30 November 2016
Backpacker fiasco is harming horticulture supply chain
Fresh Markets Australia (FMA) has called on the Federal Parliament to put an end to the political point scoring and agree on the tax rate for Australia’s overseas backpacker labour before more damage is done to the $9 billion horticulture industry.
The comments follow the defeat of the Coalition’s plan for a 15% backpacker tax in the Senate this morning, which would have imposed the same rate on overseas labourers as the 8,000 Pacific Island workers who supply farm labour in the regions.
The “backpacker tax” rate will revert to 32.5% from January 2017 without parliament’s agreement on a new rate, and from the reports of Australia’s peak grower bodies, the uncertainty is driving away the overseas backpacker labour force in droves.
FMA Director, Andrew Young, said political point scoring must stop. After the ongoing debate and delays, there must be agreement. The compromise position of a 15% tax had been supported by peak grower representative organisations, so why is this matter still being debated?
“Grower bodies are also informing us that supply volumes to the Central Markets will certainly be cut with hundreds of thousands of dollars’ worth of fresh produce left in the paddock if the labour is not there to pick and pack it,” Mr Young said.
“Bowen Gumlu Growers Association is reporting a drop of 10% in backpacker labour while this fiasco plays out just as the busy mango season is upon them.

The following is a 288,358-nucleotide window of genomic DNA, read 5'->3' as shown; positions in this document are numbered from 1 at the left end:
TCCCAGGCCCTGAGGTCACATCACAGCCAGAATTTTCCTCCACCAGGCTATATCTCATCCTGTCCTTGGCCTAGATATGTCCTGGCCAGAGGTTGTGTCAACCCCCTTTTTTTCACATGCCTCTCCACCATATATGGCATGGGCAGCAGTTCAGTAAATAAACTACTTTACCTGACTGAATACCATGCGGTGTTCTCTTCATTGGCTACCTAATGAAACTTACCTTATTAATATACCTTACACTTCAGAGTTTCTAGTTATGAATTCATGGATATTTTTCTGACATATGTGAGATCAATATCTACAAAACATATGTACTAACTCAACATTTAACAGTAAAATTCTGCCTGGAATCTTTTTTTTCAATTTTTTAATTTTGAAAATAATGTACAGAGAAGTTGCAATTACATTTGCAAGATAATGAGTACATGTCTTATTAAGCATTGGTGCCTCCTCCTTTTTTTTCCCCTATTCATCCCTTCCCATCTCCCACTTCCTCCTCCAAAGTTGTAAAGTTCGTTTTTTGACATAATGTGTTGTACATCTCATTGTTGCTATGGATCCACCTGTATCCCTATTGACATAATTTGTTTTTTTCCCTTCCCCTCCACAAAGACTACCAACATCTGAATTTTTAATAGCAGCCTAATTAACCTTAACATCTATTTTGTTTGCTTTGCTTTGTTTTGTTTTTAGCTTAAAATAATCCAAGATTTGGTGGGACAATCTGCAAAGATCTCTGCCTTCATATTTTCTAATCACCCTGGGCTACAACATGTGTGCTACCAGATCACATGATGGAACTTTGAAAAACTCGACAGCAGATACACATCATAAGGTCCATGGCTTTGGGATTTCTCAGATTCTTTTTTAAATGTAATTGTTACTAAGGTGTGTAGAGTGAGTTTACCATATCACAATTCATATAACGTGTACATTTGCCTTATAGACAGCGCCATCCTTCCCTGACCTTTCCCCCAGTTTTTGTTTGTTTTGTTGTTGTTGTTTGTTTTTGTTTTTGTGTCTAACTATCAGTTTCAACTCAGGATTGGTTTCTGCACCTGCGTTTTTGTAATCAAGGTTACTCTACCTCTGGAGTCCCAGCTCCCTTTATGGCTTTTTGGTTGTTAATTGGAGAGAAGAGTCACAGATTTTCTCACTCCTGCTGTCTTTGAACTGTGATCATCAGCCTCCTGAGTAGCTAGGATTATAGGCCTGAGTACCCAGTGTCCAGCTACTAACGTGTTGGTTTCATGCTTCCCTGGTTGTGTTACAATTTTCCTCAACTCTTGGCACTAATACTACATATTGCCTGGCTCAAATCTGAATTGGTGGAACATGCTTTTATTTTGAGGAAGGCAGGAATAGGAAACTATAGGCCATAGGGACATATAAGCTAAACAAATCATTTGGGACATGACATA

“Growers across Australia who rely on overseas labour are in the same situation. It affects the whole supply chain and will ultimately affect consumers in the prices they pay for their food.”
Up to 60% of the fruit and vegetables on the plate have travelled through one of six Central Markets, who are supplied by 15,000 Australian growers who rely heavily on local and overseas labour to send to the Central Markets.
“That will mean shorter supply, higher prices paid at the wholesale level and ultimately, more expensive retail prices for consumers,” Mr Young said.
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For further information, please contact:
Andrew Young, Executive Director, on 07 3915 4200 or 0438 388 411
FMA is the national industry body representing wholesalers and supporting businesses in Australia’s six central
wholesale fruit and vegetable markets.
Note: The Horticulture Code was established in 2007 to regulate trade in horticulture produce between growers
and traders of fresh fruit and vegetables and to provide an alternative dispute resolution procedure. The
Horticulture Code is a prescribed, mandatory industry code under the Competition and Consumer Act 2010. The
code came into operation with the aim of improving the clarity and transparency in transactions between
horticulture growers and traders and to provide some standard procedures and mandatory requirements in the
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